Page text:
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Morning Markets: Futures drift down on lack of China buying news


USDA crop projections from yesterday’s Outlook Forum have weighed on futures prices with wheat, corn and soybeans all down on the day. Traders are concerned at a lack of firm orders to support the promised major resumption of Chinese purchases following last month’s Phase 1 trade agreement.


The USDA Outlook Forum in Washington DC, which continues today, saw the agency publish its crop area estimates for the next year. It projects 2020 US wheat plantings of 45.0 million acres (45.2m acres in 2019); 94.0m acres of corn (89.7m last year); and 85.0m acres of soybeans (76.1m acres). This would see the wheat area remain at a century low - the smallest area since 1919 - while the row crop area recovery compares to 2019’s late spring that left a greater than normal area fallow.


Based on these estimates, the USDA has forecast crop prices for 2020/21: wheat at $4.90/bushel; corn at $3.60/bu and soybeans at $8.80/bu.


World soybean demand is projected to increase by 36m tonnes to 153m tonnes in 2020/21, with China accounting for 26m tonnes of the total. The USDA posited a post-ASF drop in China’s domestic pork production to 40m tonnes from 55m tonnes before the disease outbreak, which is bearish for feed protein demand. But China’s sow herd numbers appear to have grown by 1.4% for a fourth consecutive month.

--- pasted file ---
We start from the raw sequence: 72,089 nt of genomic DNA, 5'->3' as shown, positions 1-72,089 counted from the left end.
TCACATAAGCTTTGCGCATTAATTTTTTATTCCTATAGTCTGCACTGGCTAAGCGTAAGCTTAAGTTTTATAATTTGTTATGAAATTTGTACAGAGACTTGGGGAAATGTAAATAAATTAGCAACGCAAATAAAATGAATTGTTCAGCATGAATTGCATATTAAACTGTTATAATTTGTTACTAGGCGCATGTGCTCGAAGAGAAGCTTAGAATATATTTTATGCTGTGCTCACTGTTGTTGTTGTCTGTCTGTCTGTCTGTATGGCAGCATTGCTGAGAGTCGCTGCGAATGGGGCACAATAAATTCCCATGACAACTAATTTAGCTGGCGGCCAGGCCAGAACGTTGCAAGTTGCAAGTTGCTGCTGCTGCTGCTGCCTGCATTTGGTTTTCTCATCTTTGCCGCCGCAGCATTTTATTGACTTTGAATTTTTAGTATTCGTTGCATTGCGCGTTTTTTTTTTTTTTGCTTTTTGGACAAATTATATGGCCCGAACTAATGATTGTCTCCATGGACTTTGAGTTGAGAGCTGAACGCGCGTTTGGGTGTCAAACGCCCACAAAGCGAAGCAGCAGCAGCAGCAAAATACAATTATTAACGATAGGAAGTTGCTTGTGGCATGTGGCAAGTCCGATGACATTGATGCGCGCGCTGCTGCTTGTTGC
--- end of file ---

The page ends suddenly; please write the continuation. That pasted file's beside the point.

USDA secretary Sonny Perdue told the Forum that the estimates didn’t include Phase One trade detail, stating the US has no timeline showing when China will step up its purchases of US goods.


No check from Sonny


“All in all, no real surprises from the early USDA data but enough overhead resistance to keep prices in check for the session,” commented Lael Weselmann at Benson Quinn. “Most believe Prevent Plant acres from 2019 will tilt toward soybeans. Also, Sonny says don’t currently look for any additional checks in the mail this year to offset trade problems.”


Weselmann added that trade estimates point to just $14 billion worth of ag product demand targeted for China, which raised questions over the Phase 1 deal. “$14 billion is up a bit from baseline numbers but well off the numbers discussed post-signing of the agreement,” when a figure of $40bn had been bandied around.


Thursday trading saw the Chicago March 20 SRW wheat contract lose ground for a second day, closing at $5.60/bu from Wednesday’s $5.65¼/bushel. Funds sold 4,000 lots of wheat.


Early Friday business saw the contract slide further to $5.59¼/bu.


“Wheat ended the session lower, as hopes of ‘new China biz’ fizzled once again, said BQCI’s Lael Weselmann. “Supportive talk had circulated that China was looking to buy beans, corn, high protein wheat DDGS and meats but so far only a hand full of sorghum cargoes have been confirmed.”


In Europe, the Euronext March 20 wheat position gained €0.25 to close at €196.00/tonne, although the September 20 contract lost €0.5 to finish at €184.50/tonne.


Smaller 2020 wheat crop for Europe